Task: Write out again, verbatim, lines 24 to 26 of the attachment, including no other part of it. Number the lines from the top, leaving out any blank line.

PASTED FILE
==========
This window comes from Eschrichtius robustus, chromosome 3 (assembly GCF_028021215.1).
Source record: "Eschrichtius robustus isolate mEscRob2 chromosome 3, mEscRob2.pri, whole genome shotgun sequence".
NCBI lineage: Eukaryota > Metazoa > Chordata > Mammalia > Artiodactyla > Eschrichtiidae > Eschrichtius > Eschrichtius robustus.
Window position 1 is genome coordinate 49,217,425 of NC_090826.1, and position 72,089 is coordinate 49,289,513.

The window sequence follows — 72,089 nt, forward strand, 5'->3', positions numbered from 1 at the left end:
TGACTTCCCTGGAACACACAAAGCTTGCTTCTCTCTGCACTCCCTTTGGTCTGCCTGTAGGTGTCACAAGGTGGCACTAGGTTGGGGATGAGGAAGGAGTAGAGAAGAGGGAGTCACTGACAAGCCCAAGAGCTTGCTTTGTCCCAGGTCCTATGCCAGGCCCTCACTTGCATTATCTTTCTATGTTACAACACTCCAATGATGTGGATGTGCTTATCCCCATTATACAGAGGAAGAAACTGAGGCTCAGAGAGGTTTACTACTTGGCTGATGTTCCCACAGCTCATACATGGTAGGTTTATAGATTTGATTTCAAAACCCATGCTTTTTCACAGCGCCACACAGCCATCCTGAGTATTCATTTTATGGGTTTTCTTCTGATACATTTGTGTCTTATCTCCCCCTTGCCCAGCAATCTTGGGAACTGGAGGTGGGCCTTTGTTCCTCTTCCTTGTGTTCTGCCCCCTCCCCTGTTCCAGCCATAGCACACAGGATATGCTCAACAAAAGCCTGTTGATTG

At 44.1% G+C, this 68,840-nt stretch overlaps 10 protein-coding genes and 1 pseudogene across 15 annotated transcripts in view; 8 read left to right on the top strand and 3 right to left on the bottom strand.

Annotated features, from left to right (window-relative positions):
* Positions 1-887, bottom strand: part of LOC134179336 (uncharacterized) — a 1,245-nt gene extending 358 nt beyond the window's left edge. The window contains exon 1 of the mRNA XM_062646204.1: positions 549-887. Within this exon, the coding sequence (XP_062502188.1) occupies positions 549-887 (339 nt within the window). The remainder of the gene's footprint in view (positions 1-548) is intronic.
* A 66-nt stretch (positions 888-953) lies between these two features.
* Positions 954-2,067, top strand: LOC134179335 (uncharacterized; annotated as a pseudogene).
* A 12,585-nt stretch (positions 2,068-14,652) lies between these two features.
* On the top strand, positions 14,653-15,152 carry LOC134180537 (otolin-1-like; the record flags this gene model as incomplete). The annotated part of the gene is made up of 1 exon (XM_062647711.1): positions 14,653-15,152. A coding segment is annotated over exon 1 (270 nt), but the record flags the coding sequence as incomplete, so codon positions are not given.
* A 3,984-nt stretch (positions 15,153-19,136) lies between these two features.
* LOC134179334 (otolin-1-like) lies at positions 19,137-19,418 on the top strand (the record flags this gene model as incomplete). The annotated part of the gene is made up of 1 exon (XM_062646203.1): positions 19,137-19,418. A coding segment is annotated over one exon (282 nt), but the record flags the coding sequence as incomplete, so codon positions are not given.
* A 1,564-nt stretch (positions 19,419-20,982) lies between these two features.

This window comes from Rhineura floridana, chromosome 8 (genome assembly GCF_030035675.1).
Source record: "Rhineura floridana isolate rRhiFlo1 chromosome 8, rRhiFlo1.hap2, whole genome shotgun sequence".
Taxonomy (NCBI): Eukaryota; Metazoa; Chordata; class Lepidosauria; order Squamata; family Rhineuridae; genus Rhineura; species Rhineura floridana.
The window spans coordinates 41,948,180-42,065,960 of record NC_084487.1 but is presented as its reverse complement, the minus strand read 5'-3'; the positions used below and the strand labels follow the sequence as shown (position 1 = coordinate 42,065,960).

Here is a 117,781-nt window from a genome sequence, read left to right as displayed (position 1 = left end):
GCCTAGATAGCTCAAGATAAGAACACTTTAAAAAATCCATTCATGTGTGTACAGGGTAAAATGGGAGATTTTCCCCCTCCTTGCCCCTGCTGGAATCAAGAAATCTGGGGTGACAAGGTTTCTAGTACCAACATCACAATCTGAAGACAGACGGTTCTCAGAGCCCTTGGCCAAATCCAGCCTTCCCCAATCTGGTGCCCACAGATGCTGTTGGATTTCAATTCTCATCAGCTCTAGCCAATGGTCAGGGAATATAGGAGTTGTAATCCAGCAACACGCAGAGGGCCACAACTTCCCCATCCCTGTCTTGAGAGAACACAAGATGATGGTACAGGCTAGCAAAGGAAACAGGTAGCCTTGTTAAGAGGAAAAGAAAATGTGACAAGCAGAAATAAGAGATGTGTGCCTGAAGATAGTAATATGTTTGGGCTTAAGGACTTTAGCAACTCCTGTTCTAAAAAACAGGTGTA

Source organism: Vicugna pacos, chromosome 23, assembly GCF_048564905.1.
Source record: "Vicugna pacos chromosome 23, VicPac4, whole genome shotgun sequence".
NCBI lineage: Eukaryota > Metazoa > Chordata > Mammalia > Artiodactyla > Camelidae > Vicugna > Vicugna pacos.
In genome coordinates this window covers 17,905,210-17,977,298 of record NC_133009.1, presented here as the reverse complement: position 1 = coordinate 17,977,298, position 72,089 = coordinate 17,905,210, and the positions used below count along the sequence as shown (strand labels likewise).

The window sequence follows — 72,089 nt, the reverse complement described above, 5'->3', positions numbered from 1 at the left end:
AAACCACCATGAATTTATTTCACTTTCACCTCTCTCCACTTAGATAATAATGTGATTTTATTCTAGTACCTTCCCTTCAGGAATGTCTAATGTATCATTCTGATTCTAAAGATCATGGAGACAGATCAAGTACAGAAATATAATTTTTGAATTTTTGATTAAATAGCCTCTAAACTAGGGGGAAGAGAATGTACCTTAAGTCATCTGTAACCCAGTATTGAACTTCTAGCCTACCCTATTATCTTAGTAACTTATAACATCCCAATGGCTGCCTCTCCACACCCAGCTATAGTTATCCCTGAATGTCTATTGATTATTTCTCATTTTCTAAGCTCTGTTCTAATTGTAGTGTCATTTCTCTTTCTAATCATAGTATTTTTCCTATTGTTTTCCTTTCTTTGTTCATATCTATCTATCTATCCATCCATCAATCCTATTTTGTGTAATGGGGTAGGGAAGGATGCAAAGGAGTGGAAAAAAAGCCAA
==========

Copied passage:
Source record: "Vicugna pacos chromosome 23, VicPac4, whole genome shotgun sequence".
NCBI lineage: Eukaryota > Metazoa > Chordata > Mammalia > Artiodactyla > Camelidae > Vicugna > Vicugna pacos.
In genome coordinates this window covers 17,905,210-17,977,298 of record NC_133009.1, presented here as the reverse complement: position 1 = coordinate 17,977,298, position 72,089 = coordinate 17,905,210, and the positions used below count along the sequence as shown (strand labels likewise).